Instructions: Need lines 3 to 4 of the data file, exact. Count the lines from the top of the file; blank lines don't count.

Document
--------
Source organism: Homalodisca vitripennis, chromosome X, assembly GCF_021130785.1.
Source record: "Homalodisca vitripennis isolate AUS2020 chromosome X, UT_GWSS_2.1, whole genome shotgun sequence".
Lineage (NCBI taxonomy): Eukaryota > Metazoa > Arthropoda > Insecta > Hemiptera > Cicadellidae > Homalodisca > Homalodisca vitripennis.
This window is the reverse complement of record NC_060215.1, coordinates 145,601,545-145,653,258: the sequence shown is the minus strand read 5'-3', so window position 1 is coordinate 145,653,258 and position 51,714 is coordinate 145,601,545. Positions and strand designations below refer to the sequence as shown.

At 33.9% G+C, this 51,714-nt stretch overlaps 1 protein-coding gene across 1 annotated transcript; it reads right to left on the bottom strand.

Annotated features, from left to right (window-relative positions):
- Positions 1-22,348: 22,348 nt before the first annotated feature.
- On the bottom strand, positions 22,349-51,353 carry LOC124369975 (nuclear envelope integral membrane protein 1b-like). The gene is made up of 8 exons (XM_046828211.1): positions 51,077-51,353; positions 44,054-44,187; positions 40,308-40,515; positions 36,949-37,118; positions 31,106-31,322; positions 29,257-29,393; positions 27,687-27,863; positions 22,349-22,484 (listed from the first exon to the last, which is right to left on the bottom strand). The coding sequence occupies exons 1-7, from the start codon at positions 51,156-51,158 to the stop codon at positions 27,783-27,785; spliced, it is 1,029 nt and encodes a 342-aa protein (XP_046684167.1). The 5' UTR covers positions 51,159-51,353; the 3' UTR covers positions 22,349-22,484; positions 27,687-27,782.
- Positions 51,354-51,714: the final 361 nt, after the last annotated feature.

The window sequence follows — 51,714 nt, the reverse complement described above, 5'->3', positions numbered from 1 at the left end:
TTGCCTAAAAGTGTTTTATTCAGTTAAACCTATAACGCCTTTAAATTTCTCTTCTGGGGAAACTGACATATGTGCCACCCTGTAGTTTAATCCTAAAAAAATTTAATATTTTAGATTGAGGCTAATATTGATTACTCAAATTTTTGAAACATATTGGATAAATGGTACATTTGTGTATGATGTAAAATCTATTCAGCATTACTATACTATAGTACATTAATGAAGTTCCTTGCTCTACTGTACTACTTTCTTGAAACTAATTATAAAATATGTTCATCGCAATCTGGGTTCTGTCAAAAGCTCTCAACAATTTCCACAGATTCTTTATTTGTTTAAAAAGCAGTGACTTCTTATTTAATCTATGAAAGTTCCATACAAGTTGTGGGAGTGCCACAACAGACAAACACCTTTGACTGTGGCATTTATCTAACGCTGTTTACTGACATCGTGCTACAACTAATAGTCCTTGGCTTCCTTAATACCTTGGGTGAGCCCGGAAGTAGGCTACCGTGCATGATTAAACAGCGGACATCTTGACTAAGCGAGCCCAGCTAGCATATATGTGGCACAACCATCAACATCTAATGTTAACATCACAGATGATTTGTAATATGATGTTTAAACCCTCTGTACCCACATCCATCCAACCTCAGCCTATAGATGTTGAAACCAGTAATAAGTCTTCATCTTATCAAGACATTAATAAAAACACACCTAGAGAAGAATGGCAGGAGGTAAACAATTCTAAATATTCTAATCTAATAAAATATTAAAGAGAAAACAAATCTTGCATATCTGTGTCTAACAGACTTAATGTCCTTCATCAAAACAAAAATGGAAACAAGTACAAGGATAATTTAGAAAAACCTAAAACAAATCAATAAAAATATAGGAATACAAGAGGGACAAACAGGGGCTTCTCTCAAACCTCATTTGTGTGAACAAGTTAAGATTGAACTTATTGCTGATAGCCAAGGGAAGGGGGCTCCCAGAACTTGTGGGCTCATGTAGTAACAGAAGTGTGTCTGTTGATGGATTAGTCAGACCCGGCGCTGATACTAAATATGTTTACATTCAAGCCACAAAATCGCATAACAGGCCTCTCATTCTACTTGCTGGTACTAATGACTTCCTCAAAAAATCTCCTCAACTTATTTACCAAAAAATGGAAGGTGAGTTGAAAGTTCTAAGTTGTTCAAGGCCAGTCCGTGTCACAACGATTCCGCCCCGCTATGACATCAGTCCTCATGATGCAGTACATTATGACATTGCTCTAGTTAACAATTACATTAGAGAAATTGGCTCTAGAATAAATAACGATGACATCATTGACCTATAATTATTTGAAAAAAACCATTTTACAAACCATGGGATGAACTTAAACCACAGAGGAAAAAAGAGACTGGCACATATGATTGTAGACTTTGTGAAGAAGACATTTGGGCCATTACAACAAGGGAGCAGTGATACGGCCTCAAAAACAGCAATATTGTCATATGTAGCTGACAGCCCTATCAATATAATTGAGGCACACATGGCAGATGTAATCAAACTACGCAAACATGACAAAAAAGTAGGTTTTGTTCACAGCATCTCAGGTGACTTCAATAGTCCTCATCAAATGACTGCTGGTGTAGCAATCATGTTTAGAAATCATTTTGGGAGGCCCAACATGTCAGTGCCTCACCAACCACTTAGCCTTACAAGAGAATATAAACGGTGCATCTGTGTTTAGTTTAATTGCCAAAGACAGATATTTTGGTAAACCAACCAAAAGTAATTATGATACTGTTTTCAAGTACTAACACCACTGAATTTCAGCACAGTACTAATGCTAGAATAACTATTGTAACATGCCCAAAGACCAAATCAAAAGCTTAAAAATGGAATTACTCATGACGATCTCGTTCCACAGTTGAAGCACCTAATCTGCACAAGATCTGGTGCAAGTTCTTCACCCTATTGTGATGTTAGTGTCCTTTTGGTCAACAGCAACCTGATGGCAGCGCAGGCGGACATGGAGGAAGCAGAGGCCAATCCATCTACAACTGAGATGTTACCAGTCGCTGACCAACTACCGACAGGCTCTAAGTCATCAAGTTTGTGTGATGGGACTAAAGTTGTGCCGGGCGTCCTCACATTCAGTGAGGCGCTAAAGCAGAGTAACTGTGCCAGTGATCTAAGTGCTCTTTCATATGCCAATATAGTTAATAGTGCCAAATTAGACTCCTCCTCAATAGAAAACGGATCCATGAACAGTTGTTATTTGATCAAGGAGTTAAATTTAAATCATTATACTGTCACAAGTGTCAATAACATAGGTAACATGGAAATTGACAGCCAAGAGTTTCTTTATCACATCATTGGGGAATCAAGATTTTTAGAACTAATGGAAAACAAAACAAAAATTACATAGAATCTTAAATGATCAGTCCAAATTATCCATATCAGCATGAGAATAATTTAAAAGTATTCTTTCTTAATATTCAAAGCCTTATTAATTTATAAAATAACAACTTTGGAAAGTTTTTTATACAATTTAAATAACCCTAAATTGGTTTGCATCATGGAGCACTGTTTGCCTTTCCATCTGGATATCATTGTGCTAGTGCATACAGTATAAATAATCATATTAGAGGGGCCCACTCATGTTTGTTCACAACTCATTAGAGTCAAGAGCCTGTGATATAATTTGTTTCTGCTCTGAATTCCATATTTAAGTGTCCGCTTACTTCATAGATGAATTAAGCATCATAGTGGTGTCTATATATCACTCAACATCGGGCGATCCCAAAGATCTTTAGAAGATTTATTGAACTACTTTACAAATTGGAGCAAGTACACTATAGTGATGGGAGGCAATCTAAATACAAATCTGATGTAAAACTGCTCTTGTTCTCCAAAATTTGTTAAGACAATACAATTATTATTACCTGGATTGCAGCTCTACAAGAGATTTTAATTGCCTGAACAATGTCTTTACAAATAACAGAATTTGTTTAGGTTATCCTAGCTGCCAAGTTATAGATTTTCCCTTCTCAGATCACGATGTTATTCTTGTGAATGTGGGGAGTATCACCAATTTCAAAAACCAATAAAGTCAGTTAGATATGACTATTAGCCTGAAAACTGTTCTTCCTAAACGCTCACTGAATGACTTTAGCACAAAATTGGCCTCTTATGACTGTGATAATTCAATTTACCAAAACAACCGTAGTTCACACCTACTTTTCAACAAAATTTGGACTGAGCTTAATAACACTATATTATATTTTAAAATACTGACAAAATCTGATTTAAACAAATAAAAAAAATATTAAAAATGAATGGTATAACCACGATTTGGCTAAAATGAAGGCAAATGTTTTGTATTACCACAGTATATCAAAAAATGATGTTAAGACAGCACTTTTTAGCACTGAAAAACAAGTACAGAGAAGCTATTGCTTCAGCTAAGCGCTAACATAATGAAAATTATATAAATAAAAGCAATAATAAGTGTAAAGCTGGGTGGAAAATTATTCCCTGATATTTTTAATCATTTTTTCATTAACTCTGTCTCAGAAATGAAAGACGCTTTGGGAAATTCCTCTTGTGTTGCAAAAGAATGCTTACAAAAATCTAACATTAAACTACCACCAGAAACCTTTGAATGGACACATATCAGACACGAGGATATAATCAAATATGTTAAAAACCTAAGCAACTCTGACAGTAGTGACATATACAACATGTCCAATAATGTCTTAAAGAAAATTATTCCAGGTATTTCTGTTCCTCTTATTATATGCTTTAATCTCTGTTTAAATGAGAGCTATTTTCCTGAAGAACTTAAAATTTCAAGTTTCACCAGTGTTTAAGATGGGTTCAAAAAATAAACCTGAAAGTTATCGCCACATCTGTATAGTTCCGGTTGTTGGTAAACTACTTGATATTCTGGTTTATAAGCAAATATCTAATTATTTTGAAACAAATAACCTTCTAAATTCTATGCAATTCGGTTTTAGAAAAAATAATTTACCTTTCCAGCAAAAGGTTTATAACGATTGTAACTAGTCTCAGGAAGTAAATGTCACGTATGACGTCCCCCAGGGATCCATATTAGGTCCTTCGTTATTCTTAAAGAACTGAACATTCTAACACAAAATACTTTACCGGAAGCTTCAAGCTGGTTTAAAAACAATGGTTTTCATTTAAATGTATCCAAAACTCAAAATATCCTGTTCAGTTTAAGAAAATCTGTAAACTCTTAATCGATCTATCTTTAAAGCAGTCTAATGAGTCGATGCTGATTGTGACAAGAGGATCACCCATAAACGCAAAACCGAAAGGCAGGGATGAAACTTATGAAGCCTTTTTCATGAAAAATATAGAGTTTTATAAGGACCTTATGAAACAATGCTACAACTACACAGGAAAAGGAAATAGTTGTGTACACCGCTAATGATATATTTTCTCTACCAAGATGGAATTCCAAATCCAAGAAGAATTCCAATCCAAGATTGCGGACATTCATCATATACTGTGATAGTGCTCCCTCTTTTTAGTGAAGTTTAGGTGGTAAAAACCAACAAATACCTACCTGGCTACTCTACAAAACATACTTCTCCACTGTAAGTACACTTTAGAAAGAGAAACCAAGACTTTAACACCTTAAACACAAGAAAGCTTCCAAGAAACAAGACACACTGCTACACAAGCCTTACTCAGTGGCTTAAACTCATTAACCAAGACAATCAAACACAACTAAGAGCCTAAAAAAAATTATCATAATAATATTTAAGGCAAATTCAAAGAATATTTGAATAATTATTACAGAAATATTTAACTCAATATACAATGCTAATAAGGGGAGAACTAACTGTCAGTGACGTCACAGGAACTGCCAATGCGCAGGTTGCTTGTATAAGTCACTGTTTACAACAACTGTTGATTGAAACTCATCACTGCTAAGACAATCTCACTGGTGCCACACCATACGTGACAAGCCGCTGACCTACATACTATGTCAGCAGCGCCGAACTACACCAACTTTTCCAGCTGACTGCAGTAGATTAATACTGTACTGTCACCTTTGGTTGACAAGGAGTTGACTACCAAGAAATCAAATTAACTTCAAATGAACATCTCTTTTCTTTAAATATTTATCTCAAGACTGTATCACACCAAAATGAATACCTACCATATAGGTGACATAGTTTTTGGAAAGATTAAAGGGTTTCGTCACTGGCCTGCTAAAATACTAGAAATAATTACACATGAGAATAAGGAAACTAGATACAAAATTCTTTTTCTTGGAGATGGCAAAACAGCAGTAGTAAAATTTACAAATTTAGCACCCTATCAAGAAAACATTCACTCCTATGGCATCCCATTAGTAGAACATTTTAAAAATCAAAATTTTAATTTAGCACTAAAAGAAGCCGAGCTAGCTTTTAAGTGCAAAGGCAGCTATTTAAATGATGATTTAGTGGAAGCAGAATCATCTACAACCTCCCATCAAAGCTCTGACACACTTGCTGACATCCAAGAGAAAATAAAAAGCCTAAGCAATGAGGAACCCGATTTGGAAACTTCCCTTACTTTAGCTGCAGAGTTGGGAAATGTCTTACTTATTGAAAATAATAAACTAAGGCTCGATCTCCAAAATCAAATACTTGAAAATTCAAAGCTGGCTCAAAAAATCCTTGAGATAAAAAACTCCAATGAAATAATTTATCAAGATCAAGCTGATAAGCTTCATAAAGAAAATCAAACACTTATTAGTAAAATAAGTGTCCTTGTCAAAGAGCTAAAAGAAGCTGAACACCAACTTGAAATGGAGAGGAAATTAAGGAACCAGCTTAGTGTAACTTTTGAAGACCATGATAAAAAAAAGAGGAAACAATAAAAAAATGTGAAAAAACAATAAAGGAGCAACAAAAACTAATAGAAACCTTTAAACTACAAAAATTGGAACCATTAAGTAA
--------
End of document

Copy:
Lineage (NCBI taxonomy): Eukaryota > Metazoa > Arthropoda > Insecta > Hemiptera > Cicadellidae > Homalodisca > Homalodisca vitripennis.
This window is the reverse complement of record NC_060215.1, coordinates 145,601,545-145,653,258: the sequence shown is the minus strand read 5'-3', so window position 1 is coordinate 145,653,258 and position 51,714 is coordinate 145,601,545. Positions and strand designations below refer to the sequence as shown.